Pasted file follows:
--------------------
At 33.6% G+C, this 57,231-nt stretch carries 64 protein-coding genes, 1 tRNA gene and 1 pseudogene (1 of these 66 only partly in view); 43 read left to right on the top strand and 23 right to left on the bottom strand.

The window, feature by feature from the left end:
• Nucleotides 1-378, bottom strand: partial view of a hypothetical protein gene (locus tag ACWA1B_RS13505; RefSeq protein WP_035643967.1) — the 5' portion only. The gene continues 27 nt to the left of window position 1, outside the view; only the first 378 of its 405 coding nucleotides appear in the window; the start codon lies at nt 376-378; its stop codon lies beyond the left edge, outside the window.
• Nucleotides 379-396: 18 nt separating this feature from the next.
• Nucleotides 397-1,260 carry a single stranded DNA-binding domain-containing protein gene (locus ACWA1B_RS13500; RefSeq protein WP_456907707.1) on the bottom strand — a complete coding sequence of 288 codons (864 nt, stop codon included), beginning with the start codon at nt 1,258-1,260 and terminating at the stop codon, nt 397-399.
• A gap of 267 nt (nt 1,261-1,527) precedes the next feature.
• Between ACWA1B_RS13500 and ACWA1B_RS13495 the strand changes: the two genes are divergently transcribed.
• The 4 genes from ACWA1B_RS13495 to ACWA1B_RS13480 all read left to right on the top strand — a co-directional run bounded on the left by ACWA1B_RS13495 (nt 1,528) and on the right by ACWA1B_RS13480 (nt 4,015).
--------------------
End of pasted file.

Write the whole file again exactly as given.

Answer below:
At 33.6% G+C, this 57,231-nt stretch carries 64 protein-coding genes, 1 tRNA gene and 1 pseudogene (1 of these 66 only partly in view); 43 read left to right on the top strand and 23 right to left on the bottom strand.

The window, feature by feature from the left end:
• Nucleotides 1-378, bottom strand: partial view of a hypothetical protein gene (locus tag ACWA1B_RS13505; RefSeq protein WP_035643967.1) — the 5' portion only. The gene continues 27 nt to the left of window position 1, outside the view; only the first 378 of its 405 coding nucleotides appear in the window; the start codon lies at nt 376-378; its stop codon lies beyond the left edge, outside the window.
• Nucleotides 379-396: 18 nt separating this feature from the next.
• Nucleotides 397-1,260 carry a single stranded DNA-binding domain-containing protein gene (locus ACWA1B_RS13500; RefSeq protein WP_456907707.1) on the bottom strand — a complete coding sequence of 288 codons (864 nt, stop codon included), beginning with the start codon at nt 1,258-1,260 and terminating at the stop codon, nt 397-399.
• A gap of 267 nt (nt 1,261-1,527) precedes the next feature.
• Between ACWA1B_RS13500 and ACWA1B_RS13495 the strand changes: the two genes are divergently transcribed.
• The 4 genes from ACWA1B_RS13495 to ACWA1B_RS13480 all read left to right on the top strand — a co-directional run bounded on the left by ACWA1B_RS13495 (nt 1,528) and on the right by ACWA1B_RS13480 (nt 4,015).